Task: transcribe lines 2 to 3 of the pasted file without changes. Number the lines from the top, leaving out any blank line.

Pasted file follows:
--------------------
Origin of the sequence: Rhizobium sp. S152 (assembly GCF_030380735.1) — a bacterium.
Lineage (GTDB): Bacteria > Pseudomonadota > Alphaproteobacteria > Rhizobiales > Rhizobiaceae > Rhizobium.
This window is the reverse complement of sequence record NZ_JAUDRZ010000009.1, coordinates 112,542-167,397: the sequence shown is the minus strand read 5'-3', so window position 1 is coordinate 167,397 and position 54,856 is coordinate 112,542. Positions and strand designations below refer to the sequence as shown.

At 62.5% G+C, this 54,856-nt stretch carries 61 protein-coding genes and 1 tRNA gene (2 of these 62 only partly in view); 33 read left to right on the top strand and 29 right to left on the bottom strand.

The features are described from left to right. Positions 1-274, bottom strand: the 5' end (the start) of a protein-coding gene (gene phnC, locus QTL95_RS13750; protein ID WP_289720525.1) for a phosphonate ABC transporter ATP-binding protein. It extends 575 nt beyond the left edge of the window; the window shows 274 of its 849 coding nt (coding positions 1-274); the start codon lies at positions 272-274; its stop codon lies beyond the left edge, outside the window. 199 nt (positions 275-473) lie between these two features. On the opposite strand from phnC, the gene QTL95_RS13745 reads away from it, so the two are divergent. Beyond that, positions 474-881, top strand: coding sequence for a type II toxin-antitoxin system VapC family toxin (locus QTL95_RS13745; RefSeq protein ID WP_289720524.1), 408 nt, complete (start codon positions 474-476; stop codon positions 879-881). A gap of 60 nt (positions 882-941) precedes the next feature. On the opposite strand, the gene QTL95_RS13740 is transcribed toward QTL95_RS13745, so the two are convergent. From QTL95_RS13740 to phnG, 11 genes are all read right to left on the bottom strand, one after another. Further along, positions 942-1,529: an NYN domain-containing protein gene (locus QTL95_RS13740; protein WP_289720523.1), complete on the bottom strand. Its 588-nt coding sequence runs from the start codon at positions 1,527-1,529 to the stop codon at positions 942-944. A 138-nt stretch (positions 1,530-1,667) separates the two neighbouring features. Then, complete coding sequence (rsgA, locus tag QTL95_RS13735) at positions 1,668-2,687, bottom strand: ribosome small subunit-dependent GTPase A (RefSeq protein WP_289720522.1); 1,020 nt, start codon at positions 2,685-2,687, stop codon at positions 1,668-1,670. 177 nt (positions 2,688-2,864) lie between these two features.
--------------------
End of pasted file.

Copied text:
Lineage (GTDB): Bacteria > Pseudomonadota > Alphaproteobacteria > Rhizobiales > Rhizobiaceae > Rhizobium.
This window is the reverse complement of sequence record NZ_JAUDRZ010000009.1, coordinates 112,542-167,397: the sequence shown is the minus strand read 5'-3', so window position 1 is coordinate 167,397 and position 54,856 is coordinate 112,542. Positions and strand designations below refer to the sequence as shown.